A lifetime career goal for me has always been wanting to lift up little girls. I feel like society has contempt for girls and little girl things. When athletes are performing badly their coaches call them ladies, or when somebody is being weak they say they're crying like a little girl, that's contempt. When somebody's trying to describe something as stupid or lame they say it's for little girls or only a little girl would like that, or when something is pink or full of rainbows and hearts people jump to the immediate conclusion that it's dumb, and if adult men are liking that sort of thing there's something wrong with them, because there's something contemptuous and unworthy about girl things and being a girl.
We live in a society where saying that something is for girls is the equivalent to saying that something is stupid, or saying that something isn't worthwhile. I think that's awful and I think that kind of attitude needs to be changed.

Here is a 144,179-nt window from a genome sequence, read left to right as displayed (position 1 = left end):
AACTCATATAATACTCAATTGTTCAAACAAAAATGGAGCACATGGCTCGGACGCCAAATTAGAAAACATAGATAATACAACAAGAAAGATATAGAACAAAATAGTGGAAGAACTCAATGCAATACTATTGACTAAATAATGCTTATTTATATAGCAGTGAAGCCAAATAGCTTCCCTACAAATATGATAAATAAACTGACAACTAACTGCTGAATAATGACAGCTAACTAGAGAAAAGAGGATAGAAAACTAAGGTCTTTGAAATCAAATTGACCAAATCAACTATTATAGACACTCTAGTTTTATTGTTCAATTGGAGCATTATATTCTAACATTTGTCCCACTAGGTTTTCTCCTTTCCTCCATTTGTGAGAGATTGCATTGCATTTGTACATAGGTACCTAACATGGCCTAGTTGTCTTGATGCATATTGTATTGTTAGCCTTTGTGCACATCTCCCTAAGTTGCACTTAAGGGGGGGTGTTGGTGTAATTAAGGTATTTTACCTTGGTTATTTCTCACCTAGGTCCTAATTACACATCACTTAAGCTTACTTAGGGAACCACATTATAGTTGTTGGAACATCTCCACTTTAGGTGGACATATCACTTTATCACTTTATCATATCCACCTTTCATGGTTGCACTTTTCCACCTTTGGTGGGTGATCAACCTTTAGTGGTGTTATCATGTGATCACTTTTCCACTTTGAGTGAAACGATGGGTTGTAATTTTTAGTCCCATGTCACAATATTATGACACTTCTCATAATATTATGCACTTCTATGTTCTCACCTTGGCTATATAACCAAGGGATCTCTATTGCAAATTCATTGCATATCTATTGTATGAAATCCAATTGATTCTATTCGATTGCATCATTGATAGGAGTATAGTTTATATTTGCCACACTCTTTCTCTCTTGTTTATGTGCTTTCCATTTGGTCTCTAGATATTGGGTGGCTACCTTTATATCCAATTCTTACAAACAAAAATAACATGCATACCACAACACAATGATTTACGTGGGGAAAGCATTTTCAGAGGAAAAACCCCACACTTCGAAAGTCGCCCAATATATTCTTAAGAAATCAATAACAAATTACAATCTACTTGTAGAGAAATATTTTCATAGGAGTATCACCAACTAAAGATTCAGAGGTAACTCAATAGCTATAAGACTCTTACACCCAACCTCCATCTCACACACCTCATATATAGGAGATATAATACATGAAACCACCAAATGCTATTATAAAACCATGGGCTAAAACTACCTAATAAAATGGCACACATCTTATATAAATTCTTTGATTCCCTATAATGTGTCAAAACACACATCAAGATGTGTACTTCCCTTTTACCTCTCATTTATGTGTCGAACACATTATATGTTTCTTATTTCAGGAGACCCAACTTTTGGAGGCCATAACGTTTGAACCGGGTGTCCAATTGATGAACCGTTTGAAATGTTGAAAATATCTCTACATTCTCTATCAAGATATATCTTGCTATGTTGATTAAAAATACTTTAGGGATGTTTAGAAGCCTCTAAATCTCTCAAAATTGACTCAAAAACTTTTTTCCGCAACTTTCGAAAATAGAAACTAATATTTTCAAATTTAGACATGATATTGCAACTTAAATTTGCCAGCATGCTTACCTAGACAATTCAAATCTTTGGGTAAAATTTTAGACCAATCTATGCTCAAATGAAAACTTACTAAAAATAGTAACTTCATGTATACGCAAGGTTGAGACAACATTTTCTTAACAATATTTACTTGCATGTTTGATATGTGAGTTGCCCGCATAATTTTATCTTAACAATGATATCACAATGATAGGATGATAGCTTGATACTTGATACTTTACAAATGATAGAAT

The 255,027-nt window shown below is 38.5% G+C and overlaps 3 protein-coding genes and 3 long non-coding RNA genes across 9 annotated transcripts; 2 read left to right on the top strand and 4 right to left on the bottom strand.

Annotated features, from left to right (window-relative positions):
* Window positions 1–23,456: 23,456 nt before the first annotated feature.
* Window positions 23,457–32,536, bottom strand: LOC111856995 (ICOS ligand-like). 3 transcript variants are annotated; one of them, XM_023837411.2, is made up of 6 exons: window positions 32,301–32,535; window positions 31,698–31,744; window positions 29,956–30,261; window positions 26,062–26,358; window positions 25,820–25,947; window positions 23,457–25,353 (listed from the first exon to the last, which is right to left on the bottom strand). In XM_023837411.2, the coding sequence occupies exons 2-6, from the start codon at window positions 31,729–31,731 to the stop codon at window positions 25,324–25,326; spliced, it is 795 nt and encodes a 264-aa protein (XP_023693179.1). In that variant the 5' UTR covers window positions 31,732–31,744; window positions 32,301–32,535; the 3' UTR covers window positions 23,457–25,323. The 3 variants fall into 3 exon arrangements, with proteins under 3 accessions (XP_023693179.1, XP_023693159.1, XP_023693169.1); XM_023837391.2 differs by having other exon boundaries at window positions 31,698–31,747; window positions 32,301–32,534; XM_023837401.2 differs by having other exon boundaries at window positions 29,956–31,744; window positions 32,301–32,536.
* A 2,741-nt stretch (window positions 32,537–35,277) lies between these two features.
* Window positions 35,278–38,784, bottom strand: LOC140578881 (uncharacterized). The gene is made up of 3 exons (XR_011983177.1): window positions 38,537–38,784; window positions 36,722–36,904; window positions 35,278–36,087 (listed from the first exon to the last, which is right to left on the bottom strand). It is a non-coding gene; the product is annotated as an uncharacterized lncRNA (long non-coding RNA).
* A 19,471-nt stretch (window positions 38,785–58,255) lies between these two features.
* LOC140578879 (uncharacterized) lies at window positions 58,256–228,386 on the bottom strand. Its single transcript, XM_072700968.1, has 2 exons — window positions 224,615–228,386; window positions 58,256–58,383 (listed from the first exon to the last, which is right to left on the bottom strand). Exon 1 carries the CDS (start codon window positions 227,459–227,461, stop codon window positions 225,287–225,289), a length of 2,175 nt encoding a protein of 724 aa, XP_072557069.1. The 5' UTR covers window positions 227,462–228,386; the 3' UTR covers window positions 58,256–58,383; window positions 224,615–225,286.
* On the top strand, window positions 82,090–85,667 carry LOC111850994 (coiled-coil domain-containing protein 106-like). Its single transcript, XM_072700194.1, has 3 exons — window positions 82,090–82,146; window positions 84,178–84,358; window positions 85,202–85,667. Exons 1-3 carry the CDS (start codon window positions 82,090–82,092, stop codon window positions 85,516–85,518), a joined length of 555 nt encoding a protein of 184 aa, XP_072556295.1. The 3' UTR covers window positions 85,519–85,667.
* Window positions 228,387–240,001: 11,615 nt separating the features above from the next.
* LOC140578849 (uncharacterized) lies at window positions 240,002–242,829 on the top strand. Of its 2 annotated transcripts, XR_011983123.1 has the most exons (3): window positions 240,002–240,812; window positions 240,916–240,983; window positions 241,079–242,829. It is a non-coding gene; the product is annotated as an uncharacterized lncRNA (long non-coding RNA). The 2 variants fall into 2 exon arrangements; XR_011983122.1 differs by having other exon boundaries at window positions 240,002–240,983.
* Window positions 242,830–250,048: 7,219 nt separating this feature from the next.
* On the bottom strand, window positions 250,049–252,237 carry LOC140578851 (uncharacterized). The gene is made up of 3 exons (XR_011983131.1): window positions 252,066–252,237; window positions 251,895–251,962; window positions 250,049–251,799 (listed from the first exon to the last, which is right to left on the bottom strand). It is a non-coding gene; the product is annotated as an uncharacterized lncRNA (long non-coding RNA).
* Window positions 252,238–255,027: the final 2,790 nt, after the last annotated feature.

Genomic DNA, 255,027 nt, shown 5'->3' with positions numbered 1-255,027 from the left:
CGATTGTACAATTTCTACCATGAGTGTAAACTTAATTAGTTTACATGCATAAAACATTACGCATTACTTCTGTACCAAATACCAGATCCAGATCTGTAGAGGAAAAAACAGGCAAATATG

I had worked with Lauren before on Foster’s Home For Imaginary Friends, so that’s how I knew her, and how she knew my work to bring me on to the show. That’s how I got involved. I knew it would be good because she’s super talented, and cared so deeply about making it really good. It was really important to her that there be a show for girls that had really strong stories, and characters, and really meant something. That was her primary goal, and that was my goal when I came in to write the episodes was to deliver what she expected and what I expected of myself, as far as quality and good storytelling.